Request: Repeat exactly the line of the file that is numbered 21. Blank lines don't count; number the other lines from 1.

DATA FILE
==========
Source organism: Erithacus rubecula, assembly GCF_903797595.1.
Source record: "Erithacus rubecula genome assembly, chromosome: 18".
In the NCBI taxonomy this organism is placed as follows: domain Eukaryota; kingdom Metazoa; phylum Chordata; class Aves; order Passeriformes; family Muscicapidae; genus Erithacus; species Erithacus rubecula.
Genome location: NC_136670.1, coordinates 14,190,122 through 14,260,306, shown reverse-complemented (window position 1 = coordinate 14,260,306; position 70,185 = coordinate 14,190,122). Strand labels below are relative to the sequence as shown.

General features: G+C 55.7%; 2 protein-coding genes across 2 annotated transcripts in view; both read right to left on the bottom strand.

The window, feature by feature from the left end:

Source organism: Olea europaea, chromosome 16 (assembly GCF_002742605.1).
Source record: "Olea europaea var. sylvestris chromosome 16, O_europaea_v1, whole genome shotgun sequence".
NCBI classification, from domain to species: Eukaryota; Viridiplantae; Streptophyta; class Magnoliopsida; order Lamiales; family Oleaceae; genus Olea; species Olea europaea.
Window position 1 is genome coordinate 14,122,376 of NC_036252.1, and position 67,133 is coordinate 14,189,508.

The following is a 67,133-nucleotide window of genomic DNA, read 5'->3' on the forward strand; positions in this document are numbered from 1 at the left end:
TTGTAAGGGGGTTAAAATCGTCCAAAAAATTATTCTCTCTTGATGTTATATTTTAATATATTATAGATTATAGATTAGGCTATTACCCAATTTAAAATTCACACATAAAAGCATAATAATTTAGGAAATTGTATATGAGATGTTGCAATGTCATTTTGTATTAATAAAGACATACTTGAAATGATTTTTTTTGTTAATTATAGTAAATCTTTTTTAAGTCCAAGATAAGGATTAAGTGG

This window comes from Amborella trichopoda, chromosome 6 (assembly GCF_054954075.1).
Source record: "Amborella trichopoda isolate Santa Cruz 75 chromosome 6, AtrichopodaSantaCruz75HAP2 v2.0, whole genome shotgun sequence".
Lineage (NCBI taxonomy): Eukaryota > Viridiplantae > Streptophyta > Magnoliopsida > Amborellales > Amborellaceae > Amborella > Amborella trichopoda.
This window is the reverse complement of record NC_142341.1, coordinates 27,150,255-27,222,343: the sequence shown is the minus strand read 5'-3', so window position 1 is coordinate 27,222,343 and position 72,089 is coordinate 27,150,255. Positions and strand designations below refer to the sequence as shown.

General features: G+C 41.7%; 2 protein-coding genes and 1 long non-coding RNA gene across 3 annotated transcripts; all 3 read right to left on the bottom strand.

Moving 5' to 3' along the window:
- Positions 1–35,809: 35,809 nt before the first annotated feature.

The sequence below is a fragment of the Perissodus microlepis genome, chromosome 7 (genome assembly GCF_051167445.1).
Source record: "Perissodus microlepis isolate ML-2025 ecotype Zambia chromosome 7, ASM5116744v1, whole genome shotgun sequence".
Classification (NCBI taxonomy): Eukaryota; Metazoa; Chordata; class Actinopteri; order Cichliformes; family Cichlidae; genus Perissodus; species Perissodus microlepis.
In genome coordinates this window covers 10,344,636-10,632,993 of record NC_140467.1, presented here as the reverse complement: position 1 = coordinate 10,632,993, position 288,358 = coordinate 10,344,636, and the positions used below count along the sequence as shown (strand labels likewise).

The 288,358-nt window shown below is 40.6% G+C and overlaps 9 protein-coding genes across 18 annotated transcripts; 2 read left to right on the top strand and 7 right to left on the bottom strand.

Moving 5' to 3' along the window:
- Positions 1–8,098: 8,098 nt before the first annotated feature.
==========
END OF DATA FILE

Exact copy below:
Source record: "Perissodus microlepis isolate ML-2025 ecotype Zambia chromosome 7, ASM5116744v1, whole genome shotgun sequence".